Free Church Resources by Church on the Move

Kent Shaffer —  June 27, 2010

Like free church resources? Church on the Move (Tulsa, OK) is now offering free creative resources to download from their new site, Seeds.

The church resources include artwork, motion graphics, background music, promo videos, opener videos, mini-movies, drama scripts, slides, banners, worship guides, sermon series kits, and more. There’s something for kid’s ministry, student ministry, and plenty for regular worship services, too!

Best of all, the production quality is outstanding. Church on the Move has been winning ADDY Awards and producing mainstream quality content for years. Now you can have that same quality for free! Samples include:

FREE SLIDES & ARTWORK

Please Turn Off Your Phone – Slide

Free Church Resources

Communion Instructions – Slide

Free Church Resources

FREE VIDEOS (RSS readers must visit post to see videos)

Dad Life – Father’s Day Video

Why Worry – Drama Skit

Mommy Rhapsody – Mother’s Day Performance

FREE SERMON SERIES (RSS readers must visit post to see videos)

This or That – Student Ministries Sermon Series Artwork

Free Sermon Series

I Love My Bible – Kidmin Sermon Series Artwork

Free Sermon Series

To start downloading free church resources, visit Seeds.ChurchontheMove.com

Related Reading:
Free Church Graphics and Resources Toolbox

Top 100 Kids’ Online Search Words for 2009

Kent Shaffer —  December 30, 2009

Earlier this month, Symantec published a list of the top 100 kids’ online search words for 2009 (ages 18 & under). The data comes from a free search monitoring service for parents called OnlineFamily.Norton.

As expected with a sample group including teenagers, some of the online search words are anything but innocent. However, what is shocking is that “porn” is the 4th most popular search word among kids ages 7 and younger.

Amusingly, “Norton Safety Minder” is the 46th most searched for phrase among kids 18 and under. Search results include instructions on how to temporarily disable OnlineFamily.Norton.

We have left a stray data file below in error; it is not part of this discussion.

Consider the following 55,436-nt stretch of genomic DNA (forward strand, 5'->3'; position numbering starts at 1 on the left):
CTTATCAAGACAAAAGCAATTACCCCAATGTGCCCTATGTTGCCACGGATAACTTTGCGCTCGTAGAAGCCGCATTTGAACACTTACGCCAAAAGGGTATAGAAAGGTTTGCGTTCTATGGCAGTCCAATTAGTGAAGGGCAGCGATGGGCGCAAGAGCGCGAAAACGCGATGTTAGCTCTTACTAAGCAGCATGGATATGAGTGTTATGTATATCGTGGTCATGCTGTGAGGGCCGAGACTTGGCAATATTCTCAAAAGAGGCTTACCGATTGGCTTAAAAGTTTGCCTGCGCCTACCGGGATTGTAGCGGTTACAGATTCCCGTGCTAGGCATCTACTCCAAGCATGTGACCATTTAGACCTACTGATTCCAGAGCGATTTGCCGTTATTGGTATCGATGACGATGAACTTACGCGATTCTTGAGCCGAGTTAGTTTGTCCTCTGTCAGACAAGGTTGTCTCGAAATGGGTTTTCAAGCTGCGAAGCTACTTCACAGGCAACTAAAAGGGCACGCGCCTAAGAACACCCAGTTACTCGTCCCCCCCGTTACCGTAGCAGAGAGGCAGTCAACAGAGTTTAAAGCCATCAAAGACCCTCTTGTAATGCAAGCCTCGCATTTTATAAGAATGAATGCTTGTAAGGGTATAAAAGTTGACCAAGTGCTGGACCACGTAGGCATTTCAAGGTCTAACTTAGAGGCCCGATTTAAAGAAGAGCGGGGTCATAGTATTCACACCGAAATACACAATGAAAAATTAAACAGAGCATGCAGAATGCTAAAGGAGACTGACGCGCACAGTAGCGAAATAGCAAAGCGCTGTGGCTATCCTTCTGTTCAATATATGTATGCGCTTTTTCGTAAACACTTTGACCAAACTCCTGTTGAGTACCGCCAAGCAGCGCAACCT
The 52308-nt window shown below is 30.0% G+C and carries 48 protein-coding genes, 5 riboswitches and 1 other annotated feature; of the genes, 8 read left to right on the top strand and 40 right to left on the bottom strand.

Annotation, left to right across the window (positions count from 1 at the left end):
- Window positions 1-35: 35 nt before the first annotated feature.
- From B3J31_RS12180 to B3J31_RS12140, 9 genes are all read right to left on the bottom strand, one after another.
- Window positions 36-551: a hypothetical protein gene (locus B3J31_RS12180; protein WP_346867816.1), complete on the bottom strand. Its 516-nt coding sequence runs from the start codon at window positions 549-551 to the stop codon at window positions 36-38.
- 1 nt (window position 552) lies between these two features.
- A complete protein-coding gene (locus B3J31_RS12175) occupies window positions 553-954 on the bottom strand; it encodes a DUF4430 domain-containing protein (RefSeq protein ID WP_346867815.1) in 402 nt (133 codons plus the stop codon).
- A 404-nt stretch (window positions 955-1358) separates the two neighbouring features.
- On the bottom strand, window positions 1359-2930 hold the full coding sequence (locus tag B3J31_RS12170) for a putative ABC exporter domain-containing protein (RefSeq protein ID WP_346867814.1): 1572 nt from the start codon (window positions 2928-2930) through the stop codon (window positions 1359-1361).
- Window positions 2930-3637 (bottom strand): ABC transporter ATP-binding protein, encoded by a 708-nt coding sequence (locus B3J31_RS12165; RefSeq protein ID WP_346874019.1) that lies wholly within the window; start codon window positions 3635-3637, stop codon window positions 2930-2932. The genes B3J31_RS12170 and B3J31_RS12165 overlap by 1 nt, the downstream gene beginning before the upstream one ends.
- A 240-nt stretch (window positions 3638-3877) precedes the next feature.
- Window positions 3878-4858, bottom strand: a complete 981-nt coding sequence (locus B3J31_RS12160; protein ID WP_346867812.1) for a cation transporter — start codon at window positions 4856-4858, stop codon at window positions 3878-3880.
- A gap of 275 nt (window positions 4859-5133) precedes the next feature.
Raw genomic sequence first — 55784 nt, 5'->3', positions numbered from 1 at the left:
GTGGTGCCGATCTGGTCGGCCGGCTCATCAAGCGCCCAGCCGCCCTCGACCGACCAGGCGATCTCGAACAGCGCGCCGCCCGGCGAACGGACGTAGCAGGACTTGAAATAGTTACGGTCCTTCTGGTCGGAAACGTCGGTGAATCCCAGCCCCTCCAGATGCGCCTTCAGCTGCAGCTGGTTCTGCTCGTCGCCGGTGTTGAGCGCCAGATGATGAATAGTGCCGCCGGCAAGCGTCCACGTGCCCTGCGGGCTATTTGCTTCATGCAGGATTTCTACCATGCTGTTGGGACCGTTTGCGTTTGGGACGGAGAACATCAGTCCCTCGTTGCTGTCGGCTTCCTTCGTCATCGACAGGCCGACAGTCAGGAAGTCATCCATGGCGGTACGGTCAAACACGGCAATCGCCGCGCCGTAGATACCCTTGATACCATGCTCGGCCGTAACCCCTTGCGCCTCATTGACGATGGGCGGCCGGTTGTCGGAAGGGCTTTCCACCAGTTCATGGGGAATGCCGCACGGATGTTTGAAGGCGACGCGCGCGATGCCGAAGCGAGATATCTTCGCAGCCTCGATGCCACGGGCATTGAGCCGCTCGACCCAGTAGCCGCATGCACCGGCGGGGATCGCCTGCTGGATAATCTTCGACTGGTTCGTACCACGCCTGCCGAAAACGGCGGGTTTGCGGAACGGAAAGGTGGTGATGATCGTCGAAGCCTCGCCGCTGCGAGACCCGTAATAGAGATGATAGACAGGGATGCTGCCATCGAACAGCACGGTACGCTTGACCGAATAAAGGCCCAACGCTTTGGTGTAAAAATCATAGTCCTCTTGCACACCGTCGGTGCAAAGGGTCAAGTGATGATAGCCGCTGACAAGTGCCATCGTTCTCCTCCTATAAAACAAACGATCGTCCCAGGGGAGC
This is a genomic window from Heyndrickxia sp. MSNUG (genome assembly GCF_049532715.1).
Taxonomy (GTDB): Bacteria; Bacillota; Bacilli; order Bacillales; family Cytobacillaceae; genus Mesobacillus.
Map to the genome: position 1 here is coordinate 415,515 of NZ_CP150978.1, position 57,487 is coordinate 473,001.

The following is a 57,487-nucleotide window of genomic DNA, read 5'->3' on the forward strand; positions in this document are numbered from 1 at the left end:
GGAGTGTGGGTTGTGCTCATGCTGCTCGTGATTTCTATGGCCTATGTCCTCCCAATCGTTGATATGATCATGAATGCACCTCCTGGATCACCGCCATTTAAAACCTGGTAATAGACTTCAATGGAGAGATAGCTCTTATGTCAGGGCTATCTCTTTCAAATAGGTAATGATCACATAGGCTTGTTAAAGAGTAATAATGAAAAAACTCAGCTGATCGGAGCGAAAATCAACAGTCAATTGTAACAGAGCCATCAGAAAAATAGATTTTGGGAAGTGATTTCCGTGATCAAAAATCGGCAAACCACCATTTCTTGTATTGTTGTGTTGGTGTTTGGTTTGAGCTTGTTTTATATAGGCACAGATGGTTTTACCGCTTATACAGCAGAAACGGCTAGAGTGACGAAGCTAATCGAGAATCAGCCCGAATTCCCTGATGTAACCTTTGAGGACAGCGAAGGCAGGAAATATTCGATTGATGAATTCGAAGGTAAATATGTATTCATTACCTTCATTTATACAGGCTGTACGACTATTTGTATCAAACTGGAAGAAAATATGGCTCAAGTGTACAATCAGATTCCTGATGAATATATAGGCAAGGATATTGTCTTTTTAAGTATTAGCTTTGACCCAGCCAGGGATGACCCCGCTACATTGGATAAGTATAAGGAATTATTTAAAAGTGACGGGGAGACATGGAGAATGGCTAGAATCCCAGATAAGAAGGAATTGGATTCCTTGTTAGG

BAD SEARCHES FROM THE TOP 100
by boys and girls (ages 18 & under)

#4 – Sex (#4 for boys & #5 for girls)
#5 – Porn (#5 for boys & #24 for girls)
#32 – Boobs (#17 for boys)
#82 – Pussy

TOP 25 SEARCHES
segmented by age groups

Top 25 Kids' Online Search Words for 2009

You can learn a lot about someone by what they search for online. These top search results paint a pretty clear psychographic picture of the priorities, preferences, and habits of online youth.

Kids and teens are obviously learning and experimenting with adult content much sooner than many parents, kids’ ministries, and youth ministries realize. As Time magazine reported early this month, 40% of adolescents have intercourse before ever talking to their parents about safe sex, birth control, or sexually transmitted diseases. Parents often dread giving their kids the sex talk(s), but studies show that kids want to learn from their parents. Instead, many kids learn about sex through friends, the Internet, and experimentation.

Parents sometimes say things more vaguely because they are uncomfortable and they think they’ve addressed something, but the kids don’t hear the topic at all.
- Dr. Karen Soren :: New York Presbyterian Morgan Stanley Children’s Hospital

From a children’s ministry perspective, it is important to realize that statistically quite a few 7-year-olds in your class are searching for porn and exposing themselves to things much more serious than what traditional lessons cover. Obviously, children’s ministries cannot be straightforward about sex, but being too vague doesn’t work either.

Perhaps there are subtle ways to layer lessons with mature spiritual principles. Ideally, children’s ministry lessons should clearly yet subtly word things in a way that trains, helps, and ministers to the kids who are hurting and/or have picked up bad habits while simultaneously “going over the heads” and still teaching the kids who still have their innocence. Unfortunately, that is easier said than done.

For Discussion:
- What do you think about these online trends?
- How can churches help?

(via Mashable & CNET)

The Social Contrasts of Teen Boys and Girls

Kent Shaffer —  July 21, 2009

Boys are different than girls. As previously discussed, boys prefer a dramatically different learning environment and style than how girls prefer to learn.

The social preferences of boys and girls are also sharply contrasted according to new brain scan research from the National Institute of Mental Health. TIME summarizes the research nicely. Essentially, girls want one-on-one close friendships, and boys prefer to interact in groups.